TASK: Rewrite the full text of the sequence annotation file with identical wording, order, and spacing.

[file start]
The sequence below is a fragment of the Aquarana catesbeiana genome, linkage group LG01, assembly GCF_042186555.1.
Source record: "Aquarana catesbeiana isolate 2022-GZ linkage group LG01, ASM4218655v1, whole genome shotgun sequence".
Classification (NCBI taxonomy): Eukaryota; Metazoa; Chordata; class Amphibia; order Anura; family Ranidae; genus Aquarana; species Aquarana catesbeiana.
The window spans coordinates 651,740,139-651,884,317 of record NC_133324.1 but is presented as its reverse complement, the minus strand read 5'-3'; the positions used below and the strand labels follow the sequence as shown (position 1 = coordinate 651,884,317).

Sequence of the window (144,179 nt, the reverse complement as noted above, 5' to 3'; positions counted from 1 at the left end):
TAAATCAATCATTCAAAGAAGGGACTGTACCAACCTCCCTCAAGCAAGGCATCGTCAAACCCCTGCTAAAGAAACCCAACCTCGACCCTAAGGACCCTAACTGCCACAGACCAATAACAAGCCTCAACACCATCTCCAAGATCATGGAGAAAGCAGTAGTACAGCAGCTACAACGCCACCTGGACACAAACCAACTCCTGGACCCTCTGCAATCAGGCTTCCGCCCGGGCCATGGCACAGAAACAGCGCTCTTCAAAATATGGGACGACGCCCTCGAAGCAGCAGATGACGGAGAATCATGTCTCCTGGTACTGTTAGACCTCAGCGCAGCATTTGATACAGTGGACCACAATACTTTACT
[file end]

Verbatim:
The sequence below is a fragment of the Aquarana catesbeiana genome, linkage group LG01, assembly GCF_042186555.1.
Source record: "Aquarana catesbeiana isolate 2022-GZ linkage group LG01, ASM4218655v1, whole genome shotgun sequence".
Classification (NCBI taxonomy): Eukaryota; Metazoa; Chordata; class Amphibia; order Anura; family Ranidae; genus Aquarana; species Aquarana catesbeiana.
The window spans coordinates 651,740,139-651,884,317 of record NC_133324.1 but is presented as its reverse complement, the minus strand read 5'-3'; the positions used below and the strand labels follow the sequence as shown (position 1 = coordinate 651,884,317).

Sequence of the window (144,179 nt, the reverse complement as noted above, 5' to 3'; positions counted from 1 at the left end):
TAAATCAATCATTCAAAGAAGGGACTGTACCAACCTCCCTCAAGCAAGGCATCGTCAAACCCCTGCTAAAGAAACCCAACCTCGACCCTAAGGACCCTAACTGCCACAGACCAATAACAAGCCTCAACACCATCTCCAAGATCATGGAGAAAGCAGTAGTACAGCAGCTACAACGCCACCTGGACACAAACCAACTCCTGGACCCTCTGCAATCAGGCTTCCGCCCGGGCCATGGCACAGAAACAGCGCTCTTCAAAATATGGGACGACGCCCTCGAAGCAGCAGATGACGGAGAATCATGTCTCCTGGTACTGTTAGACCTCAGCGCAGCATTTGATACAGTGGACCACAATACTTTACT